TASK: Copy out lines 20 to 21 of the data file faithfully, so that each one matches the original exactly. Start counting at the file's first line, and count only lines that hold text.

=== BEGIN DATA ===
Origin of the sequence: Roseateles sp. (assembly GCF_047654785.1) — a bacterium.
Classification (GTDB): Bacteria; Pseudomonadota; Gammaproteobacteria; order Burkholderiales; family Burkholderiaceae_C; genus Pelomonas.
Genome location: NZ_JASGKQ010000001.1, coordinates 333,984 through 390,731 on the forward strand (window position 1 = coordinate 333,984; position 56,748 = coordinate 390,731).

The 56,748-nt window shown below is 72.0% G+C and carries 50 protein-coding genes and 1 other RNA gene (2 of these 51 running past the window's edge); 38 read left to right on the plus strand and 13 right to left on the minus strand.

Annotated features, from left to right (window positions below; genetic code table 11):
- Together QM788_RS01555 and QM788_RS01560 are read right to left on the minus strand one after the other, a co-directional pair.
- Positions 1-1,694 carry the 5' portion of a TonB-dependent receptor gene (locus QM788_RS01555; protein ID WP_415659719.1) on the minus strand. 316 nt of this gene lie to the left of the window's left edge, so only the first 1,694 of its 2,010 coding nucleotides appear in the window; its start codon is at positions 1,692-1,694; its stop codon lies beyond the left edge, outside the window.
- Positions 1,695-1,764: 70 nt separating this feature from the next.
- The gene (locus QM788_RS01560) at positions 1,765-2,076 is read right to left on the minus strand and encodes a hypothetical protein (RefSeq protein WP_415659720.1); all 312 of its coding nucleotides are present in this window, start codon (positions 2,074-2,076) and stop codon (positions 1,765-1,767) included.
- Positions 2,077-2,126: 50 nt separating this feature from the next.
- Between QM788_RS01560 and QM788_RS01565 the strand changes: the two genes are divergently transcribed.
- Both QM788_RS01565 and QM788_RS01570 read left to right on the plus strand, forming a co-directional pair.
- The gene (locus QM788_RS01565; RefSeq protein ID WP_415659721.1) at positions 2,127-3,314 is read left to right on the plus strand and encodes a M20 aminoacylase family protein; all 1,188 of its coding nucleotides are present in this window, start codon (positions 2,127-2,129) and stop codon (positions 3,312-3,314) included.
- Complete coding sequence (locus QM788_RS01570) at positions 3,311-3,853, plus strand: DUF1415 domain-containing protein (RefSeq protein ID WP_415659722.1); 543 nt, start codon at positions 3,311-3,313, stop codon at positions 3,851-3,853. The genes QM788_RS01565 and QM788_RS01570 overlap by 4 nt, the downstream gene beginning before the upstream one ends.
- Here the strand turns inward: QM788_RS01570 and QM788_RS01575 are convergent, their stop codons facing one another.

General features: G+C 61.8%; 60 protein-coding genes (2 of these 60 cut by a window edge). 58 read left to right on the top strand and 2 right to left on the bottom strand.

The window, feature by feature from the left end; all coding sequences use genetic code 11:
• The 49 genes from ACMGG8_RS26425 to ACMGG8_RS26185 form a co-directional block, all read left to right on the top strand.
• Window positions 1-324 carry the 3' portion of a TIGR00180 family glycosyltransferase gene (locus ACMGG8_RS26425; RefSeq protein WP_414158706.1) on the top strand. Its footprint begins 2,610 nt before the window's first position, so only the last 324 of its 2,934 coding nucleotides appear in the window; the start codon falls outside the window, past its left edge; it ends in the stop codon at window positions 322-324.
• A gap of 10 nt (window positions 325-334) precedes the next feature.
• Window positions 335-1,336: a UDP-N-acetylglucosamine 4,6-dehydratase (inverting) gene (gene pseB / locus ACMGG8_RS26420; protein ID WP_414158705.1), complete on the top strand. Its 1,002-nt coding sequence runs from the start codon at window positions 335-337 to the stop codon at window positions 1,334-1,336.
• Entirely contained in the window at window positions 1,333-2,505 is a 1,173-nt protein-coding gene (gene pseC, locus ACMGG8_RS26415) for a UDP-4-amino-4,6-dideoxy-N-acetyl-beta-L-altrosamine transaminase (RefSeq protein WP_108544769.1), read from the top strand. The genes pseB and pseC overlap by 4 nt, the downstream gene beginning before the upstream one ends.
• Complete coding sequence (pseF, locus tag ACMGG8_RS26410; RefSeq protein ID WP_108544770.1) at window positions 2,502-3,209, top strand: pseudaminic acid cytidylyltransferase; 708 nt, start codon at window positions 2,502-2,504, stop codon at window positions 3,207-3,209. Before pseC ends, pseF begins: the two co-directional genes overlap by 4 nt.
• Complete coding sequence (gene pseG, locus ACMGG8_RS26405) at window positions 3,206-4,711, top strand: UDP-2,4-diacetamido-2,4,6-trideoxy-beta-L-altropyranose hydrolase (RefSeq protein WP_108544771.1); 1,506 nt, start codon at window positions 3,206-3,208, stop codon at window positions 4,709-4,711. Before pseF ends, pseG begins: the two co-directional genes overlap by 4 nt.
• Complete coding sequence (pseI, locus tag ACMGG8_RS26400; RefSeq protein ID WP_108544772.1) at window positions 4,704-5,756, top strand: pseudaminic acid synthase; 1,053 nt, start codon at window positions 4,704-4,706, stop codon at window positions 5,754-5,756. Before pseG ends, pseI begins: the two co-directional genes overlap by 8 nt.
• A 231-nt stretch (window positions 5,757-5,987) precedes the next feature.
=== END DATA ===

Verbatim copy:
• A gap of 10 nt (window positions 325-334) precedes the next feature.
• Window positions 335-1,336: a UDP-N-acetylglucosamine 4,6-dehydratase (inverting) gene (gene pseB / locus ACMGG8_RS26420; protein ID WP_414158705.1), complete on the top strand. Its 1,002-nt coding sequence runs from the start codon at window positions 335-337 to the stop codon at window positions 1,334-1,336.